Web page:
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Forest Service Tames Browns Island Fire

Browns Island fire as seen from Shackleford Banks, a part of Cape Lookout National Seashore. Photo: Sam Bland

CARTERET COUNTY — The large wildfire consuming Browns Island Thursday morning was transitioned to a controlled burn to expedite the burning process, North Carolina Forest Service District Ranger Donald Meadows said Friday morning.

“We anticipate over the next day or so for there to be residual burning of the large logs and stumps, but the smoke impacts should be minimal,” he said.

The wildfire on the undeveloped island near Beaufort has a population of wild horses and cattle, which were accounted for by the Forest Service before the controlled burn began Thursday afternoon.

How the fire started is undetermined but is under investigation, Meadows added.

Meadows told Coastal Review Online that the big concern Thursday was the natural progression of the fire on the island, “So we utilized aerial resources to complete a burnout to limit the amount of burn time.”

By doing so, the fuels were consumed in a shorter time period, allowing for the heavy smoke to lift. If the fire had burned on its own terms, the fire would have continued into the evening and would have still been smoking tremendously.

Meadows said he talked to a resource on the scene about the status of the wild animals. Prior to the controlled burn operation, the horses and cattle had already moved to a shaded area along the sand and the marsh, which wouldn’t burn. The North Carolina Wildlife Resources Commission owns the majority of the island and he expects there will be some research to determine any impacts on the wildlife.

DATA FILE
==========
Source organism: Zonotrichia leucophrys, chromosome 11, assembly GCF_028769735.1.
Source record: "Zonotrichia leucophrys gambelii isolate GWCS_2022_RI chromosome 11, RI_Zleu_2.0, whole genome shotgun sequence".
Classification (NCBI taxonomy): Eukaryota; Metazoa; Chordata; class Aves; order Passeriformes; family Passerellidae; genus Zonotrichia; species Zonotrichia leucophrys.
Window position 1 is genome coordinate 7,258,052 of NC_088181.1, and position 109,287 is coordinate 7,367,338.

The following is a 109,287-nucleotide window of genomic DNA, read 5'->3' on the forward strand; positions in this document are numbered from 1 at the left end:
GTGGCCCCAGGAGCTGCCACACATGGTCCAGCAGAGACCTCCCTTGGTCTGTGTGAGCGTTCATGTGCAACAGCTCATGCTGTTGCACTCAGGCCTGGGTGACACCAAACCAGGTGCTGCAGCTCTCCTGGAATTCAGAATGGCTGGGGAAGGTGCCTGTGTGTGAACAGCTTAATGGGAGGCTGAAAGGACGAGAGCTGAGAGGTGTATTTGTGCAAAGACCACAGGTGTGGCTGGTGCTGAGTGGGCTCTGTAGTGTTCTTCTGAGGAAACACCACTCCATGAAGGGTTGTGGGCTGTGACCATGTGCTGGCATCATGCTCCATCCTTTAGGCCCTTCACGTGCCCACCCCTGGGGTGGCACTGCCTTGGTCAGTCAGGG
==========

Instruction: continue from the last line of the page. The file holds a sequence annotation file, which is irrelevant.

Controlled burns are usually held on the mainland and do have benefits for wildlife but are typically not executed on the uninhabited islands.

Forests are drier than they have been in months, and the fire comes right as the area is reaching record-breaking forest fuel conditions, Meadows said.

We’re encouraging folks to be extremely careful this weekend with campfires, cooking out, debris burning, or anything that could cause a fire,” he said. “For the foreseeable future, there’s not any rain in the forecast, and we’re at a point where we reaching some pretty drastic opportunities for large wildfires.”

Meadows said in District 4, which serves Beaufort, Lenoir, Carteret, Onslow, Craven, Pamlico, Jones and Pitt counties, the average has been about an inch in the past 30 days. “An indicator that it’s getting dry.”

As more details about the fire are learned, the information will be released.

About the Author

Jennifer Allen

Born and raised in Swansboro, Jennifer Allen graduated from Appalachian State University in 2002 and picked up a second degree from UNC-Charlotte the following year. She joined the staff of the Carteret County News-Times in Morehead City in 2005 and completed her master's at UNC-Wilmington in 2008. Jenn spent nine years writing and editing at the News-Times before joining the staff at the Town of Beaufort in 2014, where she served as public information officer and town clerk. On June 1, 2017, Jenn came aboard as assistant editor for Coastal Review Online. She has also written for Our State Magazine and other regional and statewide publications. She lives in Morehead City with her fiancé and their pups, Z, Gus and Willa.